First stop. Frenchman Mountain and Las Vegas, Nev., was the students' first stop.

There, the class was joined by three more adventurers. Dr. Steven Singletary, a 1994 UNCP alumnus currently doing post-doctoral work at the University of Arizona, made the entire trip.

Dr. Bret McLaurin, a post-doctoral scholar at University of Nevada at Las Vegas (UNLV), and Melissa Hicks, a Ph.D. candidate at UNLV, joined the class for the Frenchman Mountain expedition.

UNCP students out West
UNCP students take a photo break Out West.
Dr. Lee Phillips, Pine Needle editor Scott Ammons and UNCP alumni Dr. Steven Singletary at Bryce Canyon
Left to right, Dr. Lee Phillips, Pine Needle editor Scott Ammons, and UNCP alumnus Dr. Steven Singletary at Bryce Canyon
Photo by Dart McAdoo

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McLaurin explained that Frenchman Mountain is actually a block of Earth's crust turned on its side. The layers exposed between Las Vegas and Lake Mead represent about 1.7 billion years of Earth's history.

McLaurin called these mountains "the great unconformity." Some great fossils can be found among the rocks of Frenchman Mountain, he said.

Students grilled the instructors to reap their knowledge as they all spent the day hiking over the mountain.

Hiking. The next day began the six-day hiking and camping part of the trip where the fun really began.

What could be better than being in the largest classroom on Earth constantly for six days? One answer is camping and hiking the state and national parks with geology professors as personal tour guides. Learning doesn't get much more personal than this.

This class was not just a 10-day crash course on rocks. While soaking up the splendor of the Colorado Plateau, students experienced the importance of teamwork and, in doing so, forged new bonds with classmates and professors.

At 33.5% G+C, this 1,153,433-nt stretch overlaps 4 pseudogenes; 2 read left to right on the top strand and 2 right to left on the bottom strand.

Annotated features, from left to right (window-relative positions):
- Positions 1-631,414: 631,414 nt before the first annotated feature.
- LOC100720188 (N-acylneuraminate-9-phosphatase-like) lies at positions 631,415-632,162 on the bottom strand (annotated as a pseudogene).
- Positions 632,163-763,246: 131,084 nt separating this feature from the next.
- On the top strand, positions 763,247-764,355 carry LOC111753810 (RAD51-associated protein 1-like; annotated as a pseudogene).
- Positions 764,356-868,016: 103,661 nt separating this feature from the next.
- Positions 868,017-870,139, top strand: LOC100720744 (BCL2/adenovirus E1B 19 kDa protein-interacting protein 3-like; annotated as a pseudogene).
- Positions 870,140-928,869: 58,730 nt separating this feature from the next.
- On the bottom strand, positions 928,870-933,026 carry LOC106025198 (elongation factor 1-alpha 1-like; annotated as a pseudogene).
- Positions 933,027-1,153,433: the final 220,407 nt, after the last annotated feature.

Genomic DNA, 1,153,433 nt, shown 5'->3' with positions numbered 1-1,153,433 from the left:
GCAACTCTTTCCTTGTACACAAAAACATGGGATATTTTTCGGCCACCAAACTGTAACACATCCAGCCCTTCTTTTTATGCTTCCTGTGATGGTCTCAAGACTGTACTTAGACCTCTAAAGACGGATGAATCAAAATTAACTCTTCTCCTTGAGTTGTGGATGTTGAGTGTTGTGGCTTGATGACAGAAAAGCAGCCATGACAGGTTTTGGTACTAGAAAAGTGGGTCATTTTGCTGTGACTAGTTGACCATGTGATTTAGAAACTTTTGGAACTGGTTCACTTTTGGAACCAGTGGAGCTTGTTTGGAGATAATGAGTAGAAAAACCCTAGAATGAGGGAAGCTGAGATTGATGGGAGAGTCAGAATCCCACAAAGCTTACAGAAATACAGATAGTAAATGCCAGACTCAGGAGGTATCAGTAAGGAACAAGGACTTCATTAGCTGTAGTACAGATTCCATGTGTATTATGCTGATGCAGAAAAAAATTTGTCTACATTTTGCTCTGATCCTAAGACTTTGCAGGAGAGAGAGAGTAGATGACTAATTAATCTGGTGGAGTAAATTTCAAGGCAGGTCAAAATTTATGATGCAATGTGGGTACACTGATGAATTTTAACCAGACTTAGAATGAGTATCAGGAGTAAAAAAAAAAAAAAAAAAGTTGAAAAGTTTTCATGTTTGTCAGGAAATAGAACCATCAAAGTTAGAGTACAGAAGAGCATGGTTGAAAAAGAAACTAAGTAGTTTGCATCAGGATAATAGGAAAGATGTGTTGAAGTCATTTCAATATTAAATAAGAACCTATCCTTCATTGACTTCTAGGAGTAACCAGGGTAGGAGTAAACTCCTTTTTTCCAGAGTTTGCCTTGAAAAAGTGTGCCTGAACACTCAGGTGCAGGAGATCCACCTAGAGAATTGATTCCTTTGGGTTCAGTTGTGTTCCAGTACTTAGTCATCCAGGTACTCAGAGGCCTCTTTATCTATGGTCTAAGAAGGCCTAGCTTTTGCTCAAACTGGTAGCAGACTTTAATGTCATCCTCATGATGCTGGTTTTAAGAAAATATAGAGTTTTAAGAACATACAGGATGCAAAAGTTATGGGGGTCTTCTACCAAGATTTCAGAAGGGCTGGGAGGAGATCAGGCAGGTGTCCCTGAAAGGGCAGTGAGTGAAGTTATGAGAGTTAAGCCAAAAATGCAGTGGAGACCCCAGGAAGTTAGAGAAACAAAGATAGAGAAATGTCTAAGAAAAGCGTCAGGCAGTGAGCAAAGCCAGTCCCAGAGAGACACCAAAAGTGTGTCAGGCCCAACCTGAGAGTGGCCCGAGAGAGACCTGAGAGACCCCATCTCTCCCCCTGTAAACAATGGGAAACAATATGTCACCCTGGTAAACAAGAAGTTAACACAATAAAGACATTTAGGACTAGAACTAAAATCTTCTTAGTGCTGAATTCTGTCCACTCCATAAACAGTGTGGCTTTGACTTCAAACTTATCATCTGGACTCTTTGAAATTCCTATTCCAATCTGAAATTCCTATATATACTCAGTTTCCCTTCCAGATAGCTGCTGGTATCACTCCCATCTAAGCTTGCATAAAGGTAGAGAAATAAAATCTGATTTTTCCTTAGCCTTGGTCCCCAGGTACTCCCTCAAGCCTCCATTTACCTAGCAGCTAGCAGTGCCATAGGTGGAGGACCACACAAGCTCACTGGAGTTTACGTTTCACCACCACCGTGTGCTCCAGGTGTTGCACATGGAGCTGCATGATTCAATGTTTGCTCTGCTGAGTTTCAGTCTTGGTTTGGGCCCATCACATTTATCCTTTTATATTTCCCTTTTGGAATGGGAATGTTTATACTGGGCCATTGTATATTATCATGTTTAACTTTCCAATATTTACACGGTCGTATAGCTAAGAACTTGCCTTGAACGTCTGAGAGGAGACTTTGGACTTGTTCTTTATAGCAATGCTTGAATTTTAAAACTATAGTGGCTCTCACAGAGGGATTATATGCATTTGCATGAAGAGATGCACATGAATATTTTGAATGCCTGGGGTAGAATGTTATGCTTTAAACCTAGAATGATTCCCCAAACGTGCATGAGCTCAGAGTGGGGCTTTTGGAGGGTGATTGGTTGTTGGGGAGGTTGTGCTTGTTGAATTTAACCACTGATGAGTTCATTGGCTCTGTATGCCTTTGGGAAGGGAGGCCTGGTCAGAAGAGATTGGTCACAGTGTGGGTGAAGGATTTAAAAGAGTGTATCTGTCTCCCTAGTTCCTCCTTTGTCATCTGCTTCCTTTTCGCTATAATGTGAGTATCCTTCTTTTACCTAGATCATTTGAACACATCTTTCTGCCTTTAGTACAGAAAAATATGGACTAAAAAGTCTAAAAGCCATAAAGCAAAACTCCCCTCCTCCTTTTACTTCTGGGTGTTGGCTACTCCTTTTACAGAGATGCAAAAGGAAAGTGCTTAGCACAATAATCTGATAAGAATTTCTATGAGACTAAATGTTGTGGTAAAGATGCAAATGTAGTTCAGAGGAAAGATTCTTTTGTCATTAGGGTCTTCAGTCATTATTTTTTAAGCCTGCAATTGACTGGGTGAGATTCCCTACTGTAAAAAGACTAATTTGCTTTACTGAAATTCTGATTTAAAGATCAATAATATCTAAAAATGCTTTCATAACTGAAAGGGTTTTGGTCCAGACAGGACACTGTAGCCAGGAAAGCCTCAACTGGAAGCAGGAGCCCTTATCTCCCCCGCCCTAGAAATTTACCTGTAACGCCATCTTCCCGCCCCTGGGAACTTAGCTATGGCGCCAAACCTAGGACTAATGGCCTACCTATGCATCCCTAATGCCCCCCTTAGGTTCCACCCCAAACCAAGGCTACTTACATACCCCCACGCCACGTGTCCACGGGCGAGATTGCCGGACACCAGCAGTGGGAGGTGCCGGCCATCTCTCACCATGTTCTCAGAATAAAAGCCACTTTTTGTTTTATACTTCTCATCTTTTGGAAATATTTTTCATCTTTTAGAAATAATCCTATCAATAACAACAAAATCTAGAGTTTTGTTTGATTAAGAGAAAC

This class will be embedded forever in the minds of those nine students and the professors that made up this expedition.

Campfire. Phillips and Singletary were like two kids in a giant candy store, with iron stomachs and bottomless pockets. Their passion for teaching earth science was evident.

Their desire to help students obtain the most from this class spilled over into the nights around the campfire when students generated more in-depth discussions and asked more questions. No question was overlooked, and answers generally led to more probing questions about the marvelous beauty that surrounded us. As long as there were questions, thoughts or comments, time didn't seem to matter when these reflective camp fire sessions started.

"We had a great time together. Not only did we have good physical interaction, but we had great social interaction, and that is what you need to make a trip as successful as this one," Phillips said. " I'm already looking forward to, and starting to plan, next year's expedition."

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Black Line
  The University of North Carolina at Pembroke Updated: Wednesday, October 12, 2005